So it’s a great question. We cannot fully extricate ourselves from the harms that we’re complicit in because of the systems that we cannot escape in our culture and pretty much around the world this point. So I would say that we can do two things to the degree that we can make choices that do the most good and the least harm we can and we should. And we also know that not everybody does, me included. So yeah, I know that feeling of like, well, I’m vegan. Isn’t that enough? But I live 20, 25 miles from Acadian National Park and I go there regularly to go hiking. And lots of people would say, well, what’s wrong with that? Well, I am driving my car there and I have a hybrid car. I don’t have an electric car that I am only plugging in using solar energy. So that has an impact.

And some people would say, well, like, oh, well, don’t beat yourself up about that. And I think we all need to find this sweet spot where we don’t beat ourselves up, and we still strive to hold ourselves more and more accountable for making choices that are mgo mgo being short for most good. With that said, this is why the Solutionary framework is so important because I’ve been teaching about the impacts on animals and on the environment from factory farming and animal agriculture for 35 plus years. And most people do not change their diet even when they know. And that can be really frustrating. And I have come to realize that what is going to really change things for animals is a combination of those of us who are willing to change, and then Dr. Drive the creation of new products and new systems. So all of us who are vegan have driven the plant-based meats that are out there, and it’s driving the environmentalists and the animal activists are driving the development of cultivated meat. So real meat with real animal cells, but without the cruelty and slaughter of animals that’s on the horizon. Microbial meat, meat that is derived from fungi and derived from algae, which sounds kind of gross, but we eat mushrooms and we eat plenty of fermented foods that we love. So these kinds of things are on the horizon, and they will completely overhaul the system. And so those people who for whatever reason feel like I do about going to Acadia National Park, I’m not willing to sacrifice going there for a hike once a week.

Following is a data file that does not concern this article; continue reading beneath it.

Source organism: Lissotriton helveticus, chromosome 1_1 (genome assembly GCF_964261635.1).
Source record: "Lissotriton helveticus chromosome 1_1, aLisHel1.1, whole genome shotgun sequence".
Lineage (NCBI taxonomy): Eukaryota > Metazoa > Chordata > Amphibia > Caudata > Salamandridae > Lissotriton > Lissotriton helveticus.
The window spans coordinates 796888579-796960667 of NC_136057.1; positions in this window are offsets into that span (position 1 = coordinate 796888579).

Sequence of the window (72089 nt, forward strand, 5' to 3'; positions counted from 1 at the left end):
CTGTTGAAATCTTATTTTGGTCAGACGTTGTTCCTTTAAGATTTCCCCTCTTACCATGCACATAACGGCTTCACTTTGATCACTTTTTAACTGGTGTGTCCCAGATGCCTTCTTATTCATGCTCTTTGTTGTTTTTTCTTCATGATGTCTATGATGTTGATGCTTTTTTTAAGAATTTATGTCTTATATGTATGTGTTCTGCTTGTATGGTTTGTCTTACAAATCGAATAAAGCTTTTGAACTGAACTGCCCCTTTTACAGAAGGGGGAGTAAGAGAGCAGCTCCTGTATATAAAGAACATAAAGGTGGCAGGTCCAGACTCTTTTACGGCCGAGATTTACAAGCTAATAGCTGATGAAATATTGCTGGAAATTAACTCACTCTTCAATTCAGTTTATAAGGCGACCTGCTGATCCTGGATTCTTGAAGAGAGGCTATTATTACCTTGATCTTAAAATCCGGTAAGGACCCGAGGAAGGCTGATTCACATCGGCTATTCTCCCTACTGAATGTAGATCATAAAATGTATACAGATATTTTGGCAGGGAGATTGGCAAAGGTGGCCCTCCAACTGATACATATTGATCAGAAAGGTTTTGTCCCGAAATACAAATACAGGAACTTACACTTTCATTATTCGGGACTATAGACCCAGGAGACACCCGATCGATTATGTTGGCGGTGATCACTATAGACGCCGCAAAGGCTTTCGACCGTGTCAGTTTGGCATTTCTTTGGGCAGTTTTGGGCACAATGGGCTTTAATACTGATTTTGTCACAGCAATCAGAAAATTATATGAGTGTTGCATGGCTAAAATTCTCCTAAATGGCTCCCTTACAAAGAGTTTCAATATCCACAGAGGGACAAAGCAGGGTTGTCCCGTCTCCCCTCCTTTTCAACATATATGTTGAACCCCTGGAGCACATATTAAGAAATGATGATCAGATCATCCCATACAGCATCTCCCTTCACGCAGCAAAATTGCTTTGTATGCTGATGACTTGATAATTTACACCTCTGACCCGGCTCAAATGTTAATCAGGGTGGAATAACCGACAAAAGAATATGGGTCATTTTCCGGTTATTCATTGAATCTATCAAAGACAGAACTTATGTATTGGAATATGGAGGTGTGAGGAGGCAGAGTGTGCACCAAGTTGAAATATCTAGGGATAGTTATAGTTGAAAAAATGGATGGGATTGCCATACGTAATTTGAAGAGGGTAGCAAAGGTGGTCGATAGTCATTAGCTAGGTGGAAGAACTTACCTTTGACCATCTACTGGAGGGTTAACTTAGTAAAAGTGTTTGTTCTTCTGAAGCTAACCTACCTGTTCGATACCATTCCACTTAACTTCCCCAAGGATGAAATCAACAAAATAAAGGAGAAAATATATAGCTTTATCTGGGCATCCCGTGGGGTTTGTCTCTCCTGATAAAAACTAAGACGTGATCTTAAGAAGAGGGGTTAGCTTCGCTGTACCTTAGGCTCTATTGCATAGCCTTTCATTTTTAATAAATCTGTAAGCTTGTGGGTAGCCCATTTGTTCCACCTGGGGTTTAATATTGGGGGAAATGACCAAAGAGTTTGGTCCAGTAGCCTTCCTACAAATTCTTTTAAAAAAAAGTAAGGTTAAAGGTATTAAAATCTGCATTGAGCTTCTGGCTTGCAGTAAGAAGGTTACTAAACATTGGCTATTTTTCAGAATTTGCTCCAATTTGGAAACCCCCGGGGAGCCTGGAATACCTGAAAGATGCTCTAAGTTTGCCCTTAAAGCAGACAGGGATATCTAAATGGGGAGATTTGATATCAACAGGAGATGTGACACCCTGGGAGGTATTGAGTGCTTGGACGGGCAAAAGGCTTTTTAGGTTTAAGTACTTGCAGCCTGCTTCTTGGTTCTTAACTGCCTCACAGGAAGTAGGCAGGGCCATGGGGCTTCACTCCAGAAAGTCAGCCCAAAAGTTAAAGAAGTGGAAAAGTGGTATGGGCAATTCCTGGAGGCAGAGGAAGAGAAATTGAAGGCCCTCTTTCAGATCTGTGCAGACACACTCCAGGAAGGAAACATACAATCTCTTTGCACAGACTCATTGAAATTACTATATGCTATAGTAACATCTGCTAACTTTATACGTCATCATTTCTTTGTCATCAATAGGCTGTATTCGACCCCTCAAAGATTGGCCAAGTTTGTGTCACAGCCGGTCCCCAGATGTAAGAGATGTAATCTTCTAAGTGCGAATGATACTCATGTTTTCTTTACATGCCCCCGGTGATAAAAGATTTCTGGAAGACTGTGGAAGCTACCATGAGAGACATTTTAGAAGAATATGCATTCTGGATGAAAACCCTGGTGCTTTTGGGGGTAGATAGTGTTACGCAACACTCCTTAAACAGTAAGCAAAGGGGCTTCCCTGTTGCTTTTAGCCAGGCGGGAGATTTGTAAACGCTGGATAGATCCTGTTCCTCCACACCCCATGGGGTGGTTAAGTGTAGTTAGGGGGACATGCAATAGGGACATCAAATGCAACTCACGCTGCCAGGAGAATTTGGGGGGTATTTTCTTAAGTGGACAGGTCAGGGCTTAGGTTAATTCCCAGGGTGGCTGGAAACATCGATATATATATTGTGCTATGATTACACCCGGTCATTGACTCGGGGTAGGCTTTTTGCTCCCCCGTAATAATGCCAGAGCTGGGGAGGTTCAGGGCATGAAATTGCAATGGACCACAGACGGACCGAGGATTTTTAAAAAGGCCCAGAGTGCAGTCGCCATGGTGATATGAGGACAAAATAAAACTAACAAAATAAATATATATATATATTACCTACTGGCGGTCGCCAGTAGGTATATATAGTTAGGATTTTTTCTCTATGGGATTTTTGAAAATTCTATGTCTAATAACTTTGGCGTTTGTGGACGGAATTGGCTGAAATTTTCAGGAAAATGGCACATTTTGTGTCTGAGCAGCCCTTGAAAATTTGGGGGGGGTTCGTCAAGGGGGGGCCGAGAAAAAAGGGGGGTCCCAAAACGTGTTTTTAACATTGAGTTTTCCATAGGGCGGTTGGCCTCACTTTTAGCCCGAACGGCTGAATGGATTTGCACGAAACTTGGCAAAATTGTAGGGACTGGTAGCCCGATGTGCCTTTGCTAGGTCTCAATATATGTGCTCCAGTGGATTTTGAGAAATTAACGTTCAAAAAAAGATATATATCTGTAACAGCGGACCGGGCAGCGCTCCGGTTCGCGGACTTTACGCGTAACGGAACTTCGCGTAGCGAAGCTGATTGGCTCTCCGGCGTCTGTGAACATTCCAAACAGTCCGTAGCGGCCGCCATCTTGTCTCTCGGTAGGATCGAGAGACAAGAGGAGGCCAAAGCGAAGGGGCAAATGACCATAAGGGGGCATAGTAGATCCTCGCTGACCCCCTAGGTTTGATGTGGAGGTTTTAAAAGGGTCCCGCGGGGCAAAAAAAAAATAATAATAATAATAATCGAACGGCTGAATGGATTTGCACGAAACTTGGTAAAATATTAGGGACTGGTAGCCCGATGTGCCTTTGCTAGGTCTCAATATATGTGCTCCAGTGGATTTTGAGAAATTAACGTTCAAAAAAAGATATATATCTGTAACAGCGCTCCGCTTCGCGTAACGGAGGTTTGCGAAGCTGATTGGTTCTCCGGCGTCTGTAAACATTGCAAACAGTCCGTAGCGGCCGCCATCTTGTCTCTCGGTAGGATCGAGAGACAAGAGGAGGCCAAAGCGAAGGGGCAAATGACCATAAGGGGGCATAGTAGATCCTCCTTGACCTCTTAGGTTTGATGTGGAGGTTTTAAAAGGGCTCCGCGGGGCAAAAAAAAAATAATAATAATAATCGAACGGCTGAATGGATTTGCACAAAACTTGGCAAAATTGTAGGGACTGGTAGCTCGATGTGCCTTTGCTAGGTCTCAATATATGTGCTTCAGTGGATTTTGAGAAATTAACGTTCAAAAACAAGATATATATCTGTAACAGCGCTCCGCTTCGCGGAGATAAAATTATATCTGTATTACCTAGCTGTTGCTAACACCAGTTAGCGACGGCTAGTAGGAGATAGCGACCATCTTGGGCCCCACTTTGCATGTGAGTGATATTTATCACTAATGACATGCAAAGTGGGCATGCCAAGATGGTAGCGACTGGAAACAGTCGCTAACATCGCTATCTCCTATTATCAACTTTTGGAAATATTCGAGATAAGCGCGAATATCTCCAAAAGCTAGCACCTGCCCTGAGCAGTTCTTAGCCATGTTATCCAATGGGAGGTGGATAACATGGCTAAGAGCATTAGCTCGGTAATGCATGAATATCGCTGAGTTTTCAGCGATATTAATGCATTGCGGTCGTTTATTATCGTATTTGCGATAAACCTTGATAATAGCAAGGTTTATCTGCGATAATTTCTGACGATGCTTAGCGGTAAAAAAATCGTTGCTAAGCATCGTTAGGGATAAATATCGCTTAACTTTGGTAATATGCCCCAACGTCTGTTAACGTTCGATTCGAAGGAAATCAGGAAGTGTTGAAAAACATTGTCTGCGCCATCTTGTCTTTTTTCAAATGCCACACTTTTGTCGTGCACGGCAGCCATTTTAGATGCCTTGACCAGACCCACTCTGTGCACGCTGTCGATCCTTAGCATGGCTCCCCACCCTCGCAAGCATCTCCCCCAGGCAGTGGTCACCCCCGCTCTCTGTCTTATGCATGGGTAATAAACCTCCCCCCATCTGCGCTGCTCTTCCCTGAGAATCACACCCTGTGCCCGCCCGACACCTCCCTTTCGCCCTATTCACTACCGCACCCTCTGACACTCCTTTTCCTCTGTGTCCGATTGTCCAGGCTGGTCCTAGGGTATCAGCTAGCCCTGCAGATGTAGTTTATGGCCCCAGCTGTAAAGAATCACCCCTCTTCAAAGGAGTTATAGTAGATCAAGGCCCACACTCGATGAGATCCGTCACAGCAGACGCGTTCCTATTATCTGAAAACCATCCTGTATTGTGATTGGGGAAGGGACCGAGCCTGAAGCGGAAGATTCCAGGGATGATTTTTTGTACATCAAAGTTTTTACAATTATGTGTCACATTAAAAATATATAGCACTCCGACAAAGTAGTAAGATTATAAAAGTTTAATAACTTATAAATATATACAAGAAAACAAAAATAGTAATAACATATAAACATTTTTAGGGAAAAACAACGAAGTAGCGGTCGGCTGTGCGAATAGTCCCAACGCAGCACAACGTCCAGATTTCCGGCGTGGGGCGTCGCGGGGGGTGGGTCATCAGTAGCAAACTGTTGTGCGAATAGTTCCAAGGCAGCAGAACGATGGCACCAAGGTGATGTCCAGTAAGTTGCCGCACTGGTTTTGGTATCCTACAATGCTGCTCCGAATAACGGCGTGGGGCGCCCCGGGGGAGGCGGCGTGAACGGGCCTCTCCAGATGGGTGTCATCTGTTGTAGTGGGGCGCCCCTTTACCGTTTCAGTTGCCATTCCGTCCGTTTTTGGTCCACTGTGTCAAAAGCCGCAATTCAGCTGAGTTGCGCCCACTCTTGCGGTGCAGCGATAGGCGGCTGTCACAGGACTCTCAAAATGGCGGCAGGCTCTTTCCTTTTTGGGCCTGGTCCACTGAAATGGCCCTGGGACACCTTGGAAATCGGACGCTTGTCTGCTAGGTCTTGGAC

Those people who say, I can’t give up my chicken or whatever it is, once they are part of a system where they’re eating cultivated chicken and they don’t have to give up a thing, the likelihood is that we will create this future that has eliminated factory farming and animal agriculture, certainly on any kind of scale. And so I would invite people to think about what choices can you make holding yourself to the highest level you can without beating yourself up? And then what role are you going to play in changing the systems and being a solutionary practically to change those systems? Because you put those two together. I mean, we are all going to look back one day and the way we looked back on the African slave trade or foot binding in China, and we’re going to say, what were we thinking about animal agriculture and factory farming? Nobody’s going to think it was okay. We’re going to be horrified as a whole culture. So that’s what I’d say.

Ella Magers, MSW: